* Electromagnetic modeling
* Electromagnetic radiation
* Charge conservation
* Light
* Electromagnetic spectrum
* Optics
* Special relativity
* General relativity
* Photon dynamics in the double-slit experiment
* Photon polarization
* Larmor power formula
* Theoretical and experimental justification for the Schrödinger equation

Applications

* Rainbow
* Cosmic microwave background radiation
* Laser
* Laser fusion
* Photography
* X-ray
* X-ray crystallography
* RADAR
* Radio waves
* Optical computing
* Microwave
* Holography
* Microscope
* Telescope
* Gravitational lens
* Black body radiation

Notes

References

Further reading

Electromagnetism

Journal articles

* Maxwell, James Clerk, "", Philosophical Transactions of the Royal Society of London 155, 459-512 (1865). (This article accompanied a December 8, 1864 presentation by Maxwell to the Royal Society.)

Undergraduate-level textbooks

*cite book | author=Griffiths, David J.|title=Introduction to Electrodynamics (3rd ed.)| publisher=Prentice Hall |year=1998 |id=ISBN 0-13-805326-X
*cite book | author=Tipler, Paul | title=Physics for Scientists and Engineers: Electricity, Magnetism, Light, and Elementary Modern Physics (5th ed.) | publisher=W. H. Freeman | year=2004 | id=ISBN 0-7167-0810-8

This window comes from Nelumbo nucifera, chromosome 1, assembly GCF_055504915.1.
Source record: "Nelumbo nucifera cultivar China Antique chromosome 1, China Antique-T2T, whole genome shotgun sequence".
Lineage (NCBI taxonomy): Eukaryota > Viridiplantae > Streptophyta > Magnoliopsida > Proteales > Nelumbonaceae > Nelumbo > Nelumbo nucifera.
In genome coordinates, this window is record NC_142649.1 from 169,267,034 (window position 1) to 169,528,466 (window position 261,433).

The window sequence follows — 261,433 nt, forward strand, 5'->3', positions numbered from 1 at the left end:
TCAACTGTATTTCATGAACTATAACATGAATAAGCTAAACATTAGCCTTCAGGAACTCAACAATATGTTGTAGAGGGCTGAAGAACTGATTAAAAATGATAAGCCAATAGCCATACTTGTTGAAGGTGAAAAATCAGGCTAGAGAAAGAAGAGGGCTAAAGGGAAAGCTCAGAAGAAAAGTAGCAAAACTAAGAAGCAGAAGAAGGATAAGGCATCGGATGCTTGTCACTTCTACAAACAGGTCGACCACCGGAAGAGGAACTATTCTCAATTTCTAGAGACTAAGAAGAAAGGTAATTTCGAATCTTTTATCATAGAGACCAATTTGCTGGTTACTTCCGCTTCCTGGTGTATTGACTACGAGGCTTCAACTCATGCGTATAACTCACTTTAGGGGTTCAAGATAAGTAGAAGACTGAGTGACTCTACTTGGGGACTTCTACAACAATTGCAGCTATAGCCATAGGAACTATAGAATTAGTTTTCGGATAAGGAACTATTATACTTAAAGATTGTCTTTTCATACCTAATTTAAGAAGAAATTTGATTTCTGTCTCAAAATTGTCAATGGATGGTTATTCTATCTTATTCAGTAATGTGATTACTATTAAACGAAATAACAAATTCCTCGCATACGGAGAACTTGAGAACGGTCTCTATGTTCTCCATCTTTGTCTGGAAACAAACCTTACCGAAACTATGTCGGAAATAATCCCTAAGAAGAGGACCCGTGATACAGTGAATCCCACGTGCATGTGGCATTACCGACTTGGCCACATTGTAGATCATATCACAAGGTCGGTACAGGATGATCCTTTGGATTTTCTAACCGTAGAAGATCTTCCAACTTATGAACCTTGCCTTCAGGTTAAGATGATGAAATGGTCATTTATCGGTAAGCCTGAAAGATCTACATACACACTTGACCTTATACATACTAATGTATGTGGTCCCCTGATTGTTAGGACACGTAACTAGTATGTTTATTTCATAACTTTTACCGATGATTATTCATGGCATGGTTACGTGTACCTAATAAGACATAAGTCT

* Edward M. Purcell, "Electricity and Magnetism" (McGraw-Hill, New York, 1985). ISBN 0-07-004908-4.
* Hermann A. Haus and James R. Melcher, "Electromagnetic Fields and Energy" (Prentice-Hall, 1989) ISBN 0-13-249020-X.
* Banesh Hoffmann, "Relativity and Its Roots" (Freeman, New York, 1983). ISBN 0-7167-1478-7.
* David H. Staelin, Ann W. Morgenthaler, and Jin Au Kong, "Electromagnetic Waves" (Prentice-Hall, 1994) ISBN 0-13-225871-4.
* Charles F. Stevens, "The Six Core Theories of Modern Physics", (MIT Press, 1995) ISBN 0-262-69188-4.
* Markus Zahn, "Electromagnetic Field Theory: a problem solving approach", (John Wiley & Sons, 1979) ISBN 0-471-02198-9

Graduate-level textbooks

*cite book |author=Jackson, John D.|title=Classical Electrodynamics (3rd ed.)|publisher=Wiley|year=1998|id=ISBN 0-471-30932-X
* Landau, L. D., "The Classical Theory of Fields" (Course of Theoretical Physics: Volume 2), (Butterworth-Heinemann: Oxford, 1987). ISBN 0-08-018176-7.
*cite book | author=Maxwell, James C. | title=A Treatise on Electricity and Magnetism | publisher=Dover | year=1954 | id=ISBN 0-486-60637-6
* Charles W. Misner, Kip S. Thorne, John Archibald Wheeler, "Gravitation", (1970) W.H. Freeman, New York; ISBN 0-7167-0344-0. "(Provides a treatment of Maxwell's equations in terms of differential forms.)"

Vector calculus

*P. C. Matthews "Vector Calculus", Springer 1998, ISBN 3-540-76180-2
*H. M. Schey, "Div Grad Curl and all that: An informal text on vector calculus", 4th edition (W. W. Norton & Company, 2005) ISBN 0-393-92516-1.

Biographies

* Andre Marie Ampere
* Albert Einstein
* Michael Faraday
* Heinrich Hertz
* Oliver Heaviside
* James Clerk Maxwell

External links